Sequence data analysis

The sequence data from each individual were sorted according to the barcodes in the raw reads. To ensure that reads were reliable and without artificial bias (such as low quality paired reads, which resulted mainly from base-calling duplicates and adapter contamination) in the following analysis, raw data (raw reads) in FASTQ format were first processed through a series of quality control (QC) procedures with in-house C scripts. QC standards were as follows: (1) Reads with ≥10% unidentified nucleotides (Ns) were removed, (2) Reads with >50% of bases having a Phred quality <5 were removed, (3) Reads with >10 nt aligned to the adapter were removed, allowing ≤10% mismatches, and (4) Reads containing the HaeIII or EcoRI sequences were removed. Then, the Burrows-Wheeler Aligner (BWA) software29 was used to align the clean reads from each individual against the reference genome (settings: mem–t − 4 –k 32 –MR). Alignment files were converted to bam files using the SAMtools software29 (settings: –bS –t). If multiple read pairs had identical external coordinates, only the pair with the highest mapping quality was retained.


SNP calling and genotyping

BWA was used to align the clean reads of each samples against the reference genome. If multiple read pairs have identical external coordinates, only retain the pair with the highest mapping quality. Then variants calling were performed for parents by using the GATK software: UnifiedGenotyper was used to estimate genotype and gene frequency. Unreliable snp were eliminated by filtering process. SNP calling was performed for parents and progeny using the SAMtools software29. The number of SNPs and types of transitions or transversions were counted. Then, a Perl script was used to filter the SNPs that had more than two genotypes. Polymorphic markers between the two parents were detected and classified into eight segregation patterns (ab × cd, ef × eg, hk × hk, lm × ll, nn × np, aa × bb, ab × cc, and cc × ab) according to the CP model in JoinMap 4.0 software54. For F1 population, hk × hk, lm × ll, nn × np were chose for genetic map.


Linkage map construction and evaluation

Markers showing significantly distorted segregation (P < 0.001), integrity (<95%), or containing abnormal bases were filtered by JoinMap 4.0. The segregation patterns hk × hk and nn × np were used for the male parent map construction while the patterns lm × ll and hk × hk were used for the female parent map using JoinMap 4.0. The regression algorithm, three times circulation sequence, and Kosambi mapping function were used in marker distance calculation. The LOD value was set to 2.0–20. The integrated map for both the male and female parents was computed using the combine group for map integration function in MergeMap software55. A Perl script SVG was used to visualize exported maps, and heat maps were constructed to evaluate the maps.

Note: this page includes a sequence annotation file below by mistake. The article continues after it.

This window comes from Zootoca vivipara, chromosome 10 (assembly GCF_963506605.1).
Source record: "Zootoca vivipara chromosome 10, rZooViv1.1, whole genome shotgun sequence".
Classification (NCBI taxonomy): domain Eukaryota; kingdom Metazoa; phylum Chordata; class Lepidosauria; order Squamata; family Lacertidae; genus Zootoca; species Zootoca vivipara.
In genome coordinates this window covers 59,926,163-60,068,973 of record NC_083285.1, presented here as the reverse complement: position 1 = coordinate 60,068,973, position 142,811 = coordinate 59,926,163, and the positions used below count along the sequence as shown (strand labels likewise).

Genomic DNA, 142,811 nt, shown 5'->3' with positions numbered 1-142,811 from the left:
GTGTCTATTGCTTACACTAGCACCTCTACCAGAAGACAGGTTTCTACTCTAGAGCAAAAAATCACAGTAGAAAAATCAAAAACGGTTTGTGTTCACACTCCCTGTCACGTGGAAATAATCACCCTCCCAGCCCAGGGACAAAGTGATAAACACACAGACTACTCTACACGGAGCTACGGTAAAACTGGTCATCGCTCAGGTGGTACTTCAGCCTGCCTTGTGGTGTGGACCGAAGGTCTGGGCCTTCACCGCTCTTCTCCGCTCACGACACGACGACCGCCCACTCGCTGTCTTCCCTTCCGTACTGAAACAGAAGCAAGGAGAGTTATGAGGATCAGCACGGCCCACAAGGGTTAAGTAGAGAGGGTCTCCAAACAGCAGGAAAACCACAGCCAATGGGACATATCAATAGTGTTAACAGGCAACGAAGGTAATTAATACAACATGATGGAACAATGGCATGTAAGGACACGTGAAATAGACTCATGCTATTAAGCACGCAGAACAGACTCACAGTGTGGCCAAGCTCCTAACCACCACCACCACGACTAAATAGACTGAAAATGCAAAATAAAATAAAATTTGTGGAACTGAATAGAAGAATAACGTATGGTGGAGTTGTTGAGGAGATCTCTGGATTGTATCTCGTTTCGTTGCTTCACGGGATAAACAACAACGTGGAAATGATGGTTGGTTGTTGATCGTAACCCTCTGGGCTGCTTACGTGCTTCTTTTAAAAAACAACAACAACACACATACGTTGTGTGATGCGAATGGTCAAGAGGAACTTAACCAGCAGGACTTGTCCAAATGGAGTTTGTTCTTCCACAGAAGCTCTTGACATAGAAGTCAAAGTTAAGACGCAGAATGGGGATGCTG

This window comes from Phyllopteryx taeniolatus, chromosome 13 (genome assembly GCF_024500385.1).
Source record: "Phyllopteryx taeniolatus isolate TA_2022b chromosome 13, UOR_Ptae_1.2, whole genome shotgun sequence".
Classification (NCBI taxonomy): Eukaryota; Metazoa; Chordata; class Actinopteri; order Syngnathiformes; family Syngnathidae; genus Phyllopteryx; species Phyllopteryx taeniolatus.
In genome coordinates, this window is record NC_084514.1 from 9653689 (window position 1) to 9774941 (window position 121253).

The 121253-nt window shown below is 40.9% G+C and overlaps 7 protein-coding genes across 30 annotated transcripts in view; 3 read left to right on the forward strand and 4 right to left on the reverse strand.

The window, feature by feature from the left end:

Data Availability

Data generated in this study is available in the Short Read Archive under NCBI BioProject accession number PRJNA450602.

Additional information

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Change history

  • 07 August 2018

    A correction to this article has been published and is linked from the HTML and PDF versions of this paper. The error has not been fixed in the paper.

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Acknowledgements

The study was supported by grants from the National Natural Science Foundation of China (31302183), the Modern Agro-industry Technology Research System (CARS-48), the Program for Liaoning Excellent Talents in University (LJQ2014076), the Cultivation Plan for Youth Agricultural Science and Technology Innovative Talents of Liaoning Province (2014004), and the Natural Science Foundation of Dalian (2016RQ065; 2014B11NC092).

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Affiliations

  1. Engineering and Technology Research Center of Shellfish Breeding in Liaoning Province, Dalian Ocean University, Dalian, 116023, China

    • Hongtao Nie
    • , Xiwu Yan
    • , Zhongming Huo
    • , Liwen Jiang
    • , Peng Chen
    • , Hui Liu
    • , Jianfeng Ding
    •  & Feng Yang
  2. Key Laboratory of Mariculture and Stock Enhancement in North China’s Sea, Ministry of Agriculture, Dalian Ocean University, Dalian, 116023, China

    • Hongtao Nie
    •  & Xiwu Yan

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Contributions

H.N. conducted preparation of the GBS data, bioinformatics analysis and manuscript preparation. Z.H., L.J., P.C., H.L. and J.D. were involved in one or more processes of DNA extraction or bioinformatics analysis. F.Y. and X.Y. conceived, designed and guided the research. All authors read and approved the final manuscript.

Competing Interests

The authors declare that they have no competing interests.

Corresponding author

Correspondence to Xiwu Yan.

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https://doi.org/10.1038/s41598-017-00246-0